Why Have an Estate Plan? I have $1,000,000 in Life Insurance, That’s Not Big Enough?

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Why Have an Estate Plan

Why Have an Estate Plan?


Something that is dismissed on its level of importance just as much, if not more than life insurance, is estate planning. In this post, I will address: what an estate is; what happens if you kick the bucket without planning your estate correctly; the key elements of an estate: wills and
living revocable trusts; and what you can do to take action immediately.


Of course dying is not one of those things we want to spend our time planning or thinking about, but taking care of or at least starting your estate plan now and updating it later on throughout your lifetime will save your loved one a lot of time, money, and headache when the time does come to pass on your assets and final wishes.


First off, what is an estate? An estate is something that nearly every single person has. An individual’s estate is essentially everything they own. Things like life insurance, real estate, investments, automobiles, that super weird clown collection that makes everyone else in the family extremely uncomfortable, etc.


Obviously at some point this individual is going to die and pass on to the afterlife and all of their belongings will remain here on planet Earth. What happens with these possessions depends on how the recently deceased set up their estate before their passing. Ok, so why have an estate plan?


Let’s start with what happens if the person did absolutely nothing. This happens everyday, and drives families crazy. When an individual dies or even becomes severely disabled, if they did not set up some sort of estate plan, the state gets to have authority over what happens to their
stuff. Even if the family is there and present, nothing was put in place to pass along the individual’s possessions.


Of course things like life insurance where a beneficiary or multiple beneficiaries can be named will be ok as long as the beneficiary isn’t a minor. Minors left without parents can be placed into the custody of someone outside the family, and the state even gets to decide what to do with the families inheritance. Is this enough to answer why have an estate plan? No? Please continue then!


Probate laws vary from state to state and some can be more brutal than others, but the point is that most people would not want the
probate courts deciding what to do with their belongings after their passing. Ask any family who has been to probate court, “Why have an estate plan?” You might never hear the end of it.


Some of the key elements of estate planning should include other things like:


  • Instructions for passing your intangible assets
  • Instructions for your care if you become severely disabled
  • Naming a guardian and an inheritance manager for minor children.
  • Provide for loved ones who might be irresponsible with money or who may need future protection from creditors or divorce.
  • Include life insurance, disability income insurance, and long-term care insurance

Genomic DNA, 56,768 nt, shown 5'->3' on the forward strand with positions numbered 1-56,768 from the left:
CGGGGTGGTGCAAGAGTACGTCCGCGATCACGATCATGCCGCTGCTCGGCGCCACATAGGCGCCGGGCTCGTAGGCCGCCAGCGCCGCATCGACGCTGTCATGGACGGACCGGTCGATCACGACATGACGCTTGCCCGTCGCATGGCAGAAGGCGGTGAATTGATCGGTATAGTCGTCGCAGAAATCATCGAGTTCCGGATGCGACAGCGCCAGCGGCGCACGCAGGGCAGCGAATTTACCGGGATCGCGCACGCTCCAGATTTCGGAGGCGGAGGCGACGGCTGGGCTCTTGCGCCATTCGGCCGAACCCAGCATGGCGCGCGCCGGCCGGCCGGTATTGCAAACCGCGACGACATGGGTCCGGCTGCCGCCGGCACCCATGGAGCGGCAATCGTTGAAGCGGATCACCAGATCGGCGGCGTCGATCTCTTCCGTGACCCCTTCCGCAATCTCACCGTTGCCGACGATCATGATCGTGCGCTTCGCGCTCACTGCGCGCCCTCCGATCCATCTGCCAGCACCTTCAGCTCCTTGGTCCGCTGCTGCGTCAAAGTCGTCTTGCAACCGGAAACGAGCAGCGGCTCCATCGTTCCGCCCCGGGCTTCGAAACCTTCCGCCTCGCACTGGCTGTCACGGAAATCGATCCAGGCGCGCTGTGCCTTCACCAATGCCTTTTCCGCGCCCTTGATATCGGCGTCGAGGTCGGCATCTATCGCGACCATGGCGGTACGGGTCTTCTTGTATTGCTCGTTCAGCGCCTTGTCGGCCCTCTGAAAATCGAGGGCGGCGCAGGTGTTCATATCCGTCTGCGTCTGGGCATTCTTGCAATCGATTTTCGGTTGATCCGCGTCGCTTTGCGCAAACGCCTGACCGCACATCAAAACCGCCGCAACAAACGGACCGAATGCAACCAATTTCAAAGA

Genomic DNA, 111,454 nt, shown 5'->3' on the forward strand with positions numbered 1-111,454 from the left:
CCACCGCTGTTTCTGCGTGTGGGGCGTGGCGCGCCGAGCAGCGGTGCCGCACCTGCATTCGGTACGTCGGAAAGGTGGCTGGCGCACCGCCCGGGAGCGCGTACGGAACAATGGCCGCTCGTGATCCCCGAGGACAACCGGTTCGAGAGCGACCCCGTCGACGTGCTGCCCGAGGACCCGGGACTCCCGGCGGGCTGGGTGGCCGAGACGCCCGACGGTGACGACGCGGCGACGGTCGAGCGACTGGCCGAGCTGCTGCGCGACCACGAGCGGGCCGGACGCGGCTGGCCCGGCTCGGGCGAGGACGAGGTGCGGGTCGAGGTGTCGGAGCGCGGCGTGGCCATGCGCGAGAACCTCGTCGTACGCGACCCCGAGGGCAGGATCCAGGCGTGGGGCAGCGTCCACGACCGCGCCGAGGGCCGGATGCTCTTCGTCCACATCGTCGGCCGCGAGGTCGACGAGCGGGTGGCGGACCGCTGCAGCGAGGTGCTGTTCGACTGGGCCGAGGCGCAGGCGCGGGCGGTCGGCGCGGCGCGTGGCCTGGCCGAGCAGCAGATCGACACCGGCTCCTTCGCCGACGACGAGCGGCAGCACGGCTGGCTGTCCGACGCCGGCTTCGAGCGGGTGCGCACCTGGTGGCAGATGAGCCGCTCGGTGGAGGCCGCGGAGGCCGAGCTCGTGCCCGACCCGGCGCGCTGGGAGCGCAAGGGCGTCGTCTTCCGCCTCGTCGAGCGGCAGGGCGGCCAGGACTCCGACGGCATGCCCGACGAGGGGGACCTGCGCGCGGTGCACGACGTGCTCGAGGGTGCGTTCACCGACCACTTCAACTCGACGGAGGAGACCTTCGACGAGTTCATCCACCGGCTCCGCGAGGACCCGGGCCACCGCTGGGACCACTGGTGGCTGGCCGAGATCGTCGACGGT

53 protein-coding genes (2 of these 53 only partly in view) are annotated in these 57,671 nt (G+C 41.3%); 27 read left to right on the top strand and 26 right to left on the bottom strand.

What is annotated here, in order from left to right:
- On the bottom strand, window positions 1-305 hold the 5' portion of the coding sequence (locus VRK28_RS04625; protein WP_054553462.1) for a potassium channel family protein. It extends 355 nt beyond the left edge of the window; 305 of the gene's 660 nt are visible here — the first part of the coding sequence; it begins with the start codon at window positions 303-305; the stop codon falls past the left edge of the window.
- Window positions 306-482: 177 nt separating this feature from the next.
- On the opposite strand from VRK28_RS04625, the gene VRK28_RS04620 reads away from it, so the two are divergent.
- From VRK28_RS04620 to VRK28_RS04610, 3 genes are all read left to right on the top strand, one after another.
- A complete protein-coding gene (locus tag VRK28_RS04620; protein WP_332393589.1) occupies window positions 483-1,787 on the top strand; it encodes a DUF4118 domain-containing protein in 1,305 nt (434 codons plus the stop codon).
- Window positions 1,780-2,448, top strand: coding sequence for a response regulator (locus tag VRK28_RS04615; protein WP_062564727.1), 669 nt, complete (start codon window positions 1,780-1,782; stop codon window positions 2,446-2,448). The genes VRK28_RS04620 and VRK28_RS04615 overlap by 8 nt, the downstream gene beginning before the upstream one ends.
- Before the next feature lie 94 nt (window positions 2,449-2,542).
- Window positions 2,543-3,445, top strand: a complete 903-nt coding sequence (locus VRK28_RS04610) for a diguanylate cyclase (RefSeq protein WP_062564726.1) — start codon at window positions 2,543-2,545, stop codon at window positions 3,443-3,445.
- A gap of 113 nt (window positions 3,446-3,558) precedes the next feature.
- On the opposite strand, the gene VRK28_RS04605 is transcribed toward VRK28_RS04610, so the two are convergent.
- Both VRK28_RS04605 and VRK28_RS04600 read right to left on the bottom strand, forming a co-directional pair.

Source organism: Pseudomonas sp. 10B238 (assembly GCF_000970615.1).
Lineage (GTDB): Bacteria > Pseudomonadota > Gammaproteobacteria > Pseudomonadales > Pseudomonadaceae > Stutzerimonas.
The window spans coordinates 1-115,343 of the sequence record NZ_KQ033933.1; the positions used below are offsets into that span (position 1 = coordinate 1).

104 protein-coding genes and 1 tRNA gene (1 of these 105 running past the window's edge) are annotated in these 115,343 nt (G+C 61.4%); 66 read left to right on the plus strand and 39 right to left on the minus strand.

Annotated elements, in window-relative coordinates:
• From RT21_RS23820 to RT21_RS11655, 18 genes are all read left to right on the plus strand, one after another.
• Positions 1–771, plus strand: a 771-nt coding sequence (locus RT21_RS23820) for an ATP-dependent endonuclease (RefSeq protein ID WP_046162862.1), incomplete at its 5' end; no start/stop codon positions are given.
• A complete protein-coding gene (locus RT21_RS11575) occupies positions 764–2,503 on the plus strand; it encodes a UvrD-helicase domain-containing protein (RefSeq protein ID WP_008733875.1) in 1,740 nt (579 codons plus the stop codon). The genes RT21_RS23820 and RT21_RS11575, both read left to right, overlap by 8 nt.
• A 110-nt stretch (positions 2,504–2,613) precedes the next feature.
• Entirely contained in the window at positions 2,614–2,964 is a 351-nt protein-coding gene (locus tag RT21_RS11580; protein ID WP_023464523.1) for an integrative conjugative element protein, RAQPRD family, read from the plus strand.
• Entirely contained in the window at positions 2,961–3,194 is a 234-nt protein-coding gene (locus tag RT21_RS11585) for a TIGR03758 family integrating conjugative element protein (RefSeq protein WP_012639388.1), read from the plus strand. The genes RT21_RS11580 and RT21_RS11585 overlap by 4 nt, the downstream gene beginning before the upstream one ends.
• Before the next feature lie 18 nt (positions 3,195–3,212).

• Accommodate the transfer of your business at your disability or death.
  • Minimize taxes, court costs, and unnecessary legal fees.


There are two common ways to set up an estate plan and those are to set up either a will or a revocable trust. Now there are subsidiary options to wills and trusts, but to keep this simple we will only talk about these two in this article. A will, is not to be confused with a living will where
you give somebody full power of attorney to make decisions for you in the event your health does not allow you to, is a route that many people go.


A will is essentially a set of written instructions on where you want all of your stuff to go. Setting up a will is quicker and cheaper in most cases, but it does not avoid probate. ​Probate is a legal process whereby a court oversees the distribution of assets left by a deceased person. These usually include things like real estate, personal property and cash to name a few. Some things like life insurance or retirement plans
with named beneficiaries will not go through probate, but they may face heavy taxation.


As mentioned earlier, probate varies from state to state, and the process can take from 4 months to 2 or more years! If an individual has property in multiple states then things can get really tricky. This is why some people prefer to go with revocable trusts, also commonly referred to as living trusts.


Revocable trusts are the more expensive route, but they can also make the process of transferring assets a lot easier. Trusts are valid in any state and they can continue long after your death. You must appoint a trustee to manage your trust after your passing, and you will need to make sure
you follow all the right steps to keep everything in your trust’s name. In this case, your legacy can be managed by someone you trust and torn apart by spouses, children, creditors, etc.


These can be adjusted and updated at any point during your lifetime. One other thing that is wise to do is to find a tax expert who can help minimize tax burdens that come with the passing of your assets.


Why Have an Estate Plan? More Like When Will You Get an Estate Plan?

Life is unpredictable so the perfect time to plan your estate would be as soon as possible. There are multiple routes you can go with it. There are plenty of attorneys out there who specialize in estate planning all over the country.


There are also online platforms like NetLaw that allow you to create and securely store all of the same documents you would be able to create with an attorney at a fraction of the price.



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